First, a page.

09 Sep 2018

Why Turning Up Makes Good Sense

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How often do you RSVP to an event and because it’s free to attend, you think its not a problem to pull out at the last minute or not turn up at all?

It didn’t cost you anything, so its no drama……There will be so many people there, they won’t miss you….you are just too tired to get in the car and go to that thing tonight…..next time, promise!

You’ve just denied yourself an opportunity to make a new contact, learn a new skill or even secure some business you wouldn’t have found any other way.

What you’ve also done is denied the organiser the opportunity to introduce you to that person who’s been so keen to meet you because they’ve never had the chance to get past your gatekeeper.

Perhaps worst of all, though, is that you cost that event organiser money and compromised the event and their reputation.  They catered for you, paid venue hire, maybe advertised it was sold out and told others they couldn’t attend.  You may have been one of 20 people who didn’t show for the same reasons as you .

By not turning up (or not giving adequate notice about your failure to show) you have disappointed someone who wanted to have you at their event.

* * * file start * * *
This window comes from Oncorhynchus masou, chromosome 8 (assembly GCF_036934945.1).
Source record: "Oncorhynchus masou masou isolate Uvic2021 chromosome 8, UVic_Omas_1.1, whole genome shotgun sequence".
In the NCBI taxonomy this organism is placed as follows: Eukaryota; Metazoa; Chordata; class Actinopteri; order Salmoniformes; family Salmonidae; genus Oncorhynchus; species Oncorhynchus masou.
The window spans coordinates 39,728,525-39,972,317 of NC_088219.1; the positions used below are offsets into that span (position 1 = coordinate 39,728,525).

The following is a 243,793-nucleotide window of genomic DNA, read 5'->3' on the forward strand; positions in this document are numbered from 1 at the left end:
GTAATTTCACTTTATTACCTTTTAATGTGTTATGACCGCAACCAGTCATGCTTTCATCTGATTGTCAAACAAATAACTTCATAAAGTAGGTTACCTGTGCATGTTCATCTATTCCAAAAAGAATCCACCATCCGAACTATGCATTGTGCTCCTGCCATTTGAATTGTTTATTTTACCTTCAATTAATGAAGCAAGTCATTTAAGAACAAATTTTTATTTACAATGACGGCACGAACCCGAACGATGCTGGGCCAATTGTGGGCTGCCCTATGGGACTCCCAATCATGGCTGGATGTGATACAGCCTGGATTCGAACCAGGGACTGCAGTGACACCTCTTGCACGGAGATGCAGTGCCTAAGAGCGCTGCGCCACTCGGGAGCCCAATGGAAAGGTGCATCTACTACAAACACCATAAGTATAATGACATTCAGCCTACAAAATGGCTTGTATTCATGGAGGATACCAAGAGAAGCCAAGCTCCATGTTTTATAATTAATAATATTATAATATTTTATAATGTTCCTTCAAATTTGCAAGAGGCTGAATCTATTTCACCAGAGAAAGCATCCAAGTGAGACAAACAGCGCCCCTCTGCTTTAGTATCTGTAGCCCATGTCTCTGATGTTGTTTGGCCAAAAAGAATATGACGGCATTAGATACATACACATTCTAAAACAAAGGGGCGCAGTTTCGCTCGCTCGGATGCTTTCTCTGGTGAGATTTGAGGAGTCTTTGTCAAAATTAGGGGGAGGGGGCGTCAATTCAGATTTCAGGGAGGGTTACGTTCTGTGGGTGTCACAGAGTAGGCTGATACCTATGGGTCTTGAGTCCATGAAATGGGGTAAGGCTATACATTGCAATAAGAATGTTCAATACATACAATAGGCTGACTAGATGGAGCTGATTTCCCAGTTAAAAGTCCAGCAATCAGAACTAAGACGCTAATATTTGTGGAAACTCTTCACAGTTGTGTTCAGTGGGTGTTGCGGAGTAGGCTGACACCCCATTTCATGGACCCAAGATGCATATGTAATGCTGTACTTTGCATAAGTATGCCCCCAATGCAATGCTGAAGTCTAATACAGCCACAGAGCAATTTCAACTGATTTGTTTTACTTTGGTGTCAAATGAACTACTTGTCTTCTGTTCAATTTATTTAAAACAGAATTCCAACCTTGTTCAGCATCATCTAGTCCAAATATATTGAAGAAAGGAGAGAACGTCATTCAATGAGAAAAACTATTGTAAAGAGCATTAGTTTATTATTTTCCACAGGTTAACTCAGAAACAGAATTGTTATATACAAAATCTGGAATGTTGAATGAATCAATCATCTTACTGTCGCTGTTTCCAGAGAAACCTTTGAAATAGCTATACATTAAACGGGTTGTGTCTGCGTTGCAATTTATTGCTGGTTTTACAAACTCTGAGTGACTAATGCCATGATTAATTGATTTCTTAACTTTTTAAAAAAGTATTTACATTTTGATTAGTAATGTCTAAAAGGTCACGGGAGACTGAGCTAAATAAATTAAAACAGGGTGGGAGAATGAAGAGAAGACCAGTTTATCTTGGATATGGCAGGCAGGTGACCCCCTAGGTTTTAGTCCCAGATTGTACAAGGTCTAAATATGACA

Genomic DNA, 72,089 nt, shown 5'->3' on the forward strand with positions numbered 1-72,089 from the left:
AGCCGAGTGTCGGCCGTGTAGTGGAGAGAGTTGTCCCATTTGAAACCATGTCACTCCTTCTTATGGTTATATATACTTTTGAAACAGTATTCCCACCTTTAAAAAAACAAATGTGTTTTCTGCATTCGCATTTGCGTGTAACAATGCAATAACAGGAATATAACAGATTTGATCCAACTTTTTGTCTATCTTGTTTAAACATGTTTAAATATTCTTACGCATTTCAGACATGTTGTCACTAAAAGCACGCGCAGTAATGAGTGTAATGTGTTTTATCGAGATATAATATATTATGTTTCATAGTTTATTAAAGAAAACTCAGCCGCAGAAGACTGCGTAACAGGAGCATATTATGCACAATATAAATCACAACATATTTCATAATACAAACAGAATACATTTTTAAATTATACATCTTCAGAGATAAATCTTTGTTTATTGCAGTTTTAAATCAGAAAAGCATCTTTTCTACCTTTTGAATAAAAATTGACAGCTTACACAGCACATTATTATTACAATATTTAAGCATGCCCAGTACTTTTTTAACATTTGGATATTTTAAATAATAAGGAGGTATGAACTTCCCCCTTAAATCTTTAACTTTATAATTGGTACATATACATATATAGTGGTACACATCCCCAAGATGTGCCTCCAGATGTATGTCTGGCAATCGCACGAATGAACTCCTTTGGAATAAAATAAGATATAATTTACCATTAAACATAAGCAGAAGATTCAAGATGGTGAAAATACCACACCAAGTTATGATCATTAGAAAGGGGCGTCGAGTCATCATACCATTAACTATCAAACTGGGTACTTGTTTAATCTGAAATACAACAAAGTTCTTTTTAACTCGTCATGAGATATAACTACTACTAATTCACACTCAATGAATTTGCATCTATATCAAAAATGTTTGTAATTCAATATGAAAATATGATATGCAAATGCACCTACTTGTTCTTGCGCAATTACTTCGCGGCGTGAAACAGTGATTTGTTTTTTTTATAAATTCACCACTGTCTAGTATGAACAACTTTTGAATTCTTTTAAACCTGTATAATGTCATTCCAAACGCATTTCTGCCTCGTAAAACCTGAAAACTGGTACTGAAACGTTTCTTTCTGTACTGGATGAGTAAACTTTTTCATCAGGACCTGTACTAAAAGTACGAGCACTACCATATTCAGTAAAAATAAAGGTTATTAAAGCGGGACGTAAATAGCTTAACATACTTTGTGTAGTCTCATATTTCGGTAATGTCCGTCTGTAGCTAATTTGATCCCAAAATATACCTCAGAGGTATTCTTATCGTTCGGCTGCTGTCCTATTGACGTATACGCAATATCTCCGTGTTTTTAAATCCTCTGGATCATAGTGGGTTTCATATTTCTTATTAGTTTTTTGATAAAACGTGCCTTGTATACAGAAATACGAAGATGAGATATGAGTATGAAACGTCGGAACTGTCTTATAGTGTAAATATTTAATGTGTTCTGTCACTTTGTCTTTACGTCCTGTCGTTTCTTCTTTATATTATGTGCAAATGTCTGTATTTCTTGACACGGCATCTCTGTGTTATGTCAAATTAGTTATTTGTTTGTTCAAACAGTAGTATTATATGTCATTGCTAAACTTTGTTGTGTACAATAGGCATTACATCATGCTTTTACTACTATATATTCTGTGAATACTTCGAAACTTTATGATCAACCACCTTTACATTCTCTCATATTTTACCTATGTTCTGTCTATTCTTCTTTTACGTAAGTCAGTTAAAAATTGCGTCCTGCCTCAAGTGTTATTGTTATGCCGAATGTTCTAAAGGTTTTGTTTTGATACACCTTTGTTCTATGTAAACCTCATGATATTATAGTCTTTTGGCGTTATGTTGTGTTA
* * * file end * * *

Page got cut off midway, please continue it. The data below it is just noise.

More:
You weren’t feeling well, you got held up at work, you just plain forgot, one of the kids got sick – what is the big deal anyway?  The big deal is that none of us likes to be stood up by a friend, a colleague, an attendee.

We all work hard and we often have to work just that little bit harder to gain acceptance, credibility and a “seat at the table”.

Next time you go to press accept, book, yes or ok, promise yourself you’re going to turn up.  That event that you think you just can’t get to could be the one that changes your life, makes you money, or perhaps just makes you laugh.

And if you don’t turn up, make sure you communicate with the event organiser the next day to apologise.  Don’t assume its no big deal. That’s just good manners and it makes good sense.